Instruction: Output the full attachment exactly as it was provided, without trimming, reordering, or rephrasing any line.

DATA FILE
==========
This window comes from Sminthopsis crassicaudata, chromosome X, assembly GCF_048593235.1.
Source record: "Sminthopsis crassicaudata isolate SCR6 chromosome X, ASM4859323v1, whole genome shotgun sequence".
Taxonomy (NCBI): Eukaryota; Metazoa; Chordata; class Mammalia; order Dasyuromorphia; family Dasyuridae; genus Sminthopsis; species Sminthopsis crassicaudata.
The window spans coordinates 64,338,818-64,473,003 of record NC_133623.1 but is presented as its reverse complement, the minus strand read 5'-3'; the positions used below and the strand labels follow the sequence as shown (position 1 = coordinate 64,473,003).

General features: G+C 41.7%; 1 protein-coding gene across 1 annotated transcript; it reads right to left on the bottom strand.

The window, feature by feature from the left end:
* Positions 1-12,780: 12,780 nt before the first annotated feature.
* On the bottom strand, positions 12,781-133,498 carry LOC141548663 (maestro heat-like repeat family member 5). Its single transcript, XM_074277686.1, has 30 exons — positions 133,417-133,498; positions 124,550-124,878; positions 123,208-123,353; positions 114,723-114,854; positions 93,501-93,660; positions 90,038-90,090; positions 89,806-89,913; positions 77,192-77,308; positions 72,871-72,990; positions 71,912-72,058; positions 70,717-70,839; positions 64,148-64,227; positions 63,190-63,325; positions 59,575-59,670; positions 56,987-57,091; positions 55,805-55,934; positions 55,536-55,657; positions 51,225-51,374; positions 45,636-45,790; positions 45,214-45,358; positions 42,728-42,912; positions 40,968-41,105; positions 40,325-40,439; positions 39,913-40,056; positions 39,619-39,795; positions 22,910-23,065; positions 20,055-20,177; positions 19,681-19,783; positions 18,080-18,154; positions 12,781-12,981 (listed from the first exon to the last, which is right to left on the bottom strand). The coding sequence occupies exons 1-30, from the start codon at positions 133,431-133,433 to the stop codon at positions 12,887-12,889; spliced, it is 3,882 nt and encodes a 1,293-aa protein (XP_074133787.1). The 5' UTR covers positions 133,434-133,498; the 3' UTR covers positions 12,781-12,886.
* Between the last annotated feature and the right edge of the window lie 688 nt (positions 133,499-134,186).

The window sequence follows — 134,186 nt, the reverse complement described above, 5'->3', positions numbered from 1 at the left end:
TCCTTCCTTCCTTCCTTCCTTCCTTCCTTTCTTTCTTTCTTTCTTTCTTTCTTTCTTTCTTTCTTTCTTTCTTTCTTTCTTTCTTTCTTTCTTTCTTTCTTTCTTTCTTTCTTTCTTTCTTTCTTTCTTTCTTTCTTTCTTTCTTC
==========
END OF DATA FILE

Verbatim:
This window comes from Sminthopsis crassicaudata, chromosome X, assembly GCF_048593235.1.
Source record: "Sminthopsis crassicaudata isolate SCR6 chromosome X, ASM4859323v1, whole genome shotgun sequence".
Taxonomy (NCBI): Eukaryota; Metazoa; Chordata; class Mammalia; order Dasyuromorphia; family Dasyuridae; genus Sminthopsis; species Sminthopsis crassicaudata.
The window spans coordinates 64,338,818-64,473,003 of record NC_133623.1 but is presented as its reverse complement, the minus strand read 5'-3'; the positions used below and the strand labels follow the sequence as shown (position 1 = coordinate 64,473,003).

General features: G+C 41.7%; 1 protein-coding gene across 1 annotated transcript; it reads right to left on the bottom strand.

The window, feature by feature from the left end:
* Positions 1-12,780: 12,780 nt before the first annotated feature.
* On the bottom strand, positions 12,781-133,498 carry LOC141548663 (maestro heat-like repeat family member 5). Its single transcript, XM_074277686.1, has 30 exons — positions 133,417-133,498; positions 124,550-124,878; positions 123,208-123,353; positions 114,723-114,854; positions 93,501-93,660; positions 90,038-90,090; positions 89,806-89,913; positions 77,192-77,308; positions 72,871-72,990; positions 71,912-72,058; positions 70,717-70,839; positions 64,148-64,227; positions 63,190-63,325; positions 59,575-59,670; positions 56,987-57,091; positions 55,805-55,934; positions 55,536-55,657; positions 51,225-51,374; positions 45,636-45,790; positions 45,214-45,358; positions 42,728-42,912; positions 40,968-41,105; positions 40,325-40,439; positions 39,913-40,056; positions 39,619-39,795; positions 22,910-23,065; positions 20,055-20,177; positions 19,681-19,783; positions 18,080-18,154; positions 12,781-12,981 (listed from the first exon to the last, which is right to left on the bottom strand). The coding sequence occupies exons 1-30, from the start codon at positions 133,431-133,433 to the stop codon at positions 12,887-12,889; spliced, it is 3,882 nt and encodes a 1,293-aa protein (XP_074133787.1). The 5' UTR covers positions 133,434-133,498; the 3' UTR covers positions 12,781-12,886.
* Between the last annotated feature and the right edge of the window lie 688 nt (positions 133,499-134,186).

The window sequence follows — 134,186 nt, the reverse complement described above, 5'->3', positions numbered from 1 at the left end:
TCCTTCCTTCCTTCCTTCCTTCCTTCCTTTCTTTCTTTCTTTCTTTCTTTCTTTCTTTCTTTCTTTCTTTCTTTCTTTCTTTCTTTCTTTCTTTCTTTCTTTCTTTCTTTCTTTCTTTCTTTCTTTCTTTCTTTCTTTCTTTCTTC